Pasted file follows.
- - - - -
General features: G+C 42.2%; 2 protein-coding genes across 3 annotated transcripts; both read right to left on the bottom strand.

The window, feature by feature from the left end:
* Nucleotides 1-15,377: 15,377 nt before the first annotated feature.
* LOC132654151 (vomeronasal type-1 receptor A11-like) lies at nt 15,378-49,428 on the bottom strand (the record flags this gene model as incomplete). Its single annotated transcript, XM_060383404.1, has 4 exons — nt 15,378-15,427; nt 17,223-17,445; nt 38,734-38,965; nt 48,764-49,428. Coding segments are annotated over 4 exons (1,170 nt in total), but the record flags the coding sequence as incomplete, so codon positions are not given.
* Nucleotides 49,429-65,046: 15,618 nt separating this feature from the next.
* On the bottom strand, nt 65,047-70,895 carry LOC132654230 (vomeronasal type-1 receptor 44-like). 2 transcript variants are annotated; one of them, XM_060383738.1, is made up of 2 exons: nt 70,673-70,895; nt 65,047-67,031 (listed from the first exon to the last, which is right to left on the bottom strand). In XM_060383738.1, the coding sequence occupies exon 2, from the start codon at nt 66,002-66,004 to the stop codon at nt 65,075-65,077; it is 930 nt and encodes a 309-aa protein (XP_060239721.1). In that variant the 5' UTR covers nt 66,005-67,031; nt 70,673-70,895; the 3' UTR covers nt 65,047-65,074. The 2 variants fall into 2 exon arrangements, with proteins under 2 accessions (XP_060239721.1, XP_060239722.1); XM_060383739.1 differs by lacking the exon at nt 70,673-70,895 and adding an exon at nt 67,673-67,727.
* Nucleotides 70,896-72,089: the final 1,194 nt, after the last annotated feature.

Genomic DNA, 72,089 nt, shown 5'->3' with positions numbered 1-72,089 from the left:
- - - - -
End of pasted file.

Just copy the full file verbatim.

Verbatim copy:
General features: G+C 42.2%; 2 protein-coding genes across 3 annotated transcripts; both read right to left on the bottom strand.

The window, feature by feature from the left end:
* Nucleotides 1-15,377: 15,377 nt before the first annotated feature.
* LOC132654151 (vomeronasal type-1 receptor A11-like) lies at nt 15,378-49,428 on the bottom strand (the record flags this gene model as incomplete). Its single annotated transcript, XM_060383404.1, has 4 exons — nt 15,378-15,427; nt 17,223-17,445; nt 38,734-38,965; nt 48,764-49,428. Coding segments are annotated over 4 exons (1,170 nt in total), but the record flags the coding sequence as incomplete, so codon positions are not given.
* Nucleotides 49,429-65,046: 15,618 nt separating this feature from the next.
* On the bottom strand, nt 65,047-70,895 carry LOC132654230 (vomeronasal type-1 receptor 44-like). 2 transcript variants are annotated; one of them, XM_060383738.1, is made up of 2 exons: nt 70,673-70,895; nt 65,047-67,031 (listed from the first exon to the last, which is right to left on the bottom strand). In XM_060383738.1, the coding sequence occupies exon 2, from the start codon at nt 66,002-66,004 to the stop codon at nt 65,075-65,077; it is 930 nt and encodes a 309-aa protein (XP_060239721.1). In that variant the 5' UTR covers nt 66,005-67,031; nt 70,673-70,895; the 3' UTR covers nt 65,047-65,074. The 2 variants fall into 2 exon arrangements, with proteins under 2 accessions (XP_060239721.1, XP_060239722.1); XM_060383739.1 differs by lacking the exon at nt 70,673-70,895 and adding an exon at nt 67,673-67,727.
* Nucleotides 70,896-72,089: the final 1,194 nt, after the last annotated feature.

Genomic DNA, 72,089 nt, shown 5'->3' with positions numbered 1-72,089 from the left: